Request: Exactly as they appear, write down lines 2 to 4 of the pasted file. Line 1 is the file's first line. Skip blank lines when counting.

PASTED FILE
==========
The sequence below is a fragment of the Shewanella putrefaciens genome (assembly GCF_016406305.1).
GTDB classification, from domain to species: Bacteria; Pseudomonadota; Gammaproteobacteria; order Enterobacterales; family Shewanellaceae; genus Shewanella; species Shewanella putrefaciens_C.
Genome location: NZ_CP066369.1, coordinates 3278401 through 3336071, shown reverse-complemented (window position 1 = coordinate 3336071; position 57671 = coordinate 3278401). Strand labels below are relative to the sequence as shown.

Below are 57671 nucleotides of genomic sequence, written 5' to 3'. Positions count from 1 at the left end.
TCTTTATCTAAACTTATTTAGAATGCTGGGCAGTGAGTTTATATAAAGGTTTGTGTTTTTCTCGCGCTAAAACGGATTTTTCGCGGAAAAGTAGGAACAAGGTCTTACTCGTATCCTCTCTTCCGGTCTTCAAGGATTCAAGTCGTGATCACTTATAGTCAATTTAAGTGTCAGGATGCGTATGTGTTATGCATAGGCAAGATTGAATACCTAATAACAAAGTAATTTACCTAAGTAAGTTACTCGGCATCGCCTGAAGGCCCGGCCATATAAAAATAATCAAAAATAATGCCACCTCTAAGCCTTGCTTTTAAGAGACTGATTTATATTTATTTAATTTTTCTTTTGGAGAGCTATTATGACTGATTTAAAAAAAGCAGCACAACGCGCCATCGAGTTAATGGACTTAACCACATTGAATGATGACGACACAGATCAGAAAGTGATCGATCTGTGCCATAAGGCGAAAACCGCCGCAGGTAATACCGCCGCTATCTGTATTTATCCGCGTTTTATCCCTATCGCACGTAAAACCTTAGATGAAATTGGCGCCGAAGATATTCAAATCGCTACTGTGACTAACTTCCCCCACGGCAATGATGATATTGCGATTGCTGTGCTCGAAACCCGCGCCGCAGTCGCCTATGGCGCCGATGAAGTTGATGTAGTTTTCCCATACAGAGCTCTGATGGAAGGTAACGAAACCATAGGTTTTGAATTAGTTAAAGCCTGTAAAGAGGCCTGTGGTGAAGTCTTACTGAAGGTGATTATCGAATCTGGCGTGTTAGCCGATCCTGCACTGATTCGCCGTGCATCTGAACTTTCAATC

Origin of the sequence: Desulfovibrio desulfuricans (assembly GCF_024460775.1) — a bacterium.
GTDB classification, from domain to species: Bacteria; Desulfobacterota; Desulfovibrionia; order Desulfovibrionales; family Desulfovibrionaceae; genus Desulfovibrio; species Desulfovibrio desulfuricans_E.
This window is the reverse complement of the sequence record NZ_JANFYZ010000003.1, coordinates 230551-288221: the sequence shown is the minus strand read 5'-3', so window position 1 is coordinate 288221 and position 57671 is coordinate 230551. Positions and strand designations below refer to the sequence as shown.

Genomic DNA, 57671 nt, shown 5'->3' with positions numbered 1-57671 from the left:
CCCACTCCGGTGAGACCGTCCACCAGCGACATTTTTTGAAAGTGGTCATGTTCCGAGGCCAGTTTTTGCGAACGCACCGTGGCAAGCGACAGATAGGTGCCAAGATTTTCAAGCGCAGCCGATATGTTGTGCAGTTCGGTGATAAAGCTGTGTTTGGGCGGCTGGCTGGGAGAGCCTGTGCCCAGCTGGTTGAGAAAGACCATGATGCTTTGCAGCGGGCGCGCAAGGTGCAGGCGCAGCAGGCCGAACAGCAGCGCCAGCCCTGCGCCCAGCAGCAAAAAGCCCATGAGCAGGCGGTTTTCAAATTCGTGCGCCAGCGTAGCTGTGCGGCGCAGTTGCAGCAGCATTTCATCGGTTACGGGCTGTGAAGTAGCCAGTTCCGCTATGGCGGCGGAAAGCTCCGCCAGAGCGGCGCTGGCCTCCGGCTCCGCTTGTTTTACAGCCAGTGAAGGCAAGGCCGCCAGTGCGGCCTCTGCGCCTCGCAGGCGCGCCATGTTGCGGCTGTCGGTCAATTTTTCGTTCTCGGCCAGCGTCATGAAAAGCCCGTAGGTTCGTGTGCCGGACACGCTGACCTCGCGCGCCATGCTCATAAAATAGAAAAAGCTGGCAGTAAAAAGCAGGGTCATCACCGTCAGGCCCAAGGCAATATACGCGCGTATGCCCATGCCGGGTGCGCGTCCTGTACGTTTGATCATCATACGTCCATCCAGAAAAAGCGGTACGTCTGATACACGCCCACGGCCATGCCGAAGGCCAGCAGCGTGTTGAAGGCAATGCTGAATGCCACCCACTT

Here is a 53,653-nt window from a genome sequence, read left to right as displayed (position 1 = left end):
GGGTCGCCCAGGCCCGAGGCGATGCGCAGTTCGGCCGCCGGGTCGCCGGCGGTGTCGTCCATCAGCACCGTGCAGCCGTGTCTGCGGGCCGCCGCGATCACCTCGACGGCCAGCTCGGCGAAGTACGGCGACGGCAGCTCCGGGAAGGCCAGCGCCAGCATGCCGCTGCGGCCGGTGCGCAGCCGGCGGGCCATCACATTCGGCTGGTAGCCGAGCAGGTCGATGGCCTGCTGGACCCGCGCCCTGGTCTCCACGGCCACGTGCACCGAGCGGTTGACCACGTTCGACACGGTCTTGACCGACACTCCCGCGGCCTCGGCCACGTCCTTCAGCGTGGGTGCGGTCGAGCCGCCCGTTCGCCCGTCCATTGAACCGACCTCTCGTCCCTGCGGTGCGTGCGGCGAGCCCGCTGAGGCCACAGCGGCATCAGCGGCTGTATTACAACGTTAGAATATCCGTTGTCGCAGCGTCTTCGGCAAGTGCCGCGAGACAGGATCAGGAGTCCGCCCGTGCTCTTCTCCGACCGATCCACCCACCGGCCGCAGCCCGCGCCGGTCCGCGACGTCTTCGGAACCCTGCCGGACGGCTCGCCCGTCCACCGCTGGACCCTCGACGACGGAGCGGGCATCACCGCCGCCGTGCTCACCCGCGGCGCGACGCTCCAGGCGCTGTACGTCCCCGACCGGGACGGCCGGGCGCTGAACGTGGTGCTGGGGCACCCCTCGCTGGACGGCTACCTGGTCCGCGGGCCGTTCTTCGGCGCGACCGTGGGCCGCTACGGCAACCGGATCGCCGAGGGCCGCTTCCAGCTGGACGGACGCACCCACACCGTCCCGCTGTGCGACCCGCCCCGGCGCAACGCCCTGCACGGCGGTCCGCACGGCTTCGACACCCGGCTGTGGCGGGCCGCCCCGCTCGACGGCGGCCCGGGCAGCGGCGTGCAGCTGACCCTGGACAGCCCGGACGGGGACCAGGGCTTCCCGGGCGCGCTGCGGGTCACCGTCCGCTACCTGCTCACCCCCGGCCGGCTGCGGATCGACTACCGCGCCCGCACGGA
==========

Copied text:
GTDB classification, from domain to species: Bacteria; Pseudomonadota; Gammaproteobacteria; order Enterobacterales; family Shewanellaceae; genus Shewanella; species Shewanella putrefaciens_C.
Genome location: NZ_CP066369.1, coordinates 3278401 through 3336071, shown reverse-complemented (window position 1 = coordinate 3336071; position 57671 = coordinate 3278401). Strand labels below are relative to the sequence as shown.

Below are 57671 nucleotides of genomic sequence, written 5' to 3'. Positions count from 1 at the left end.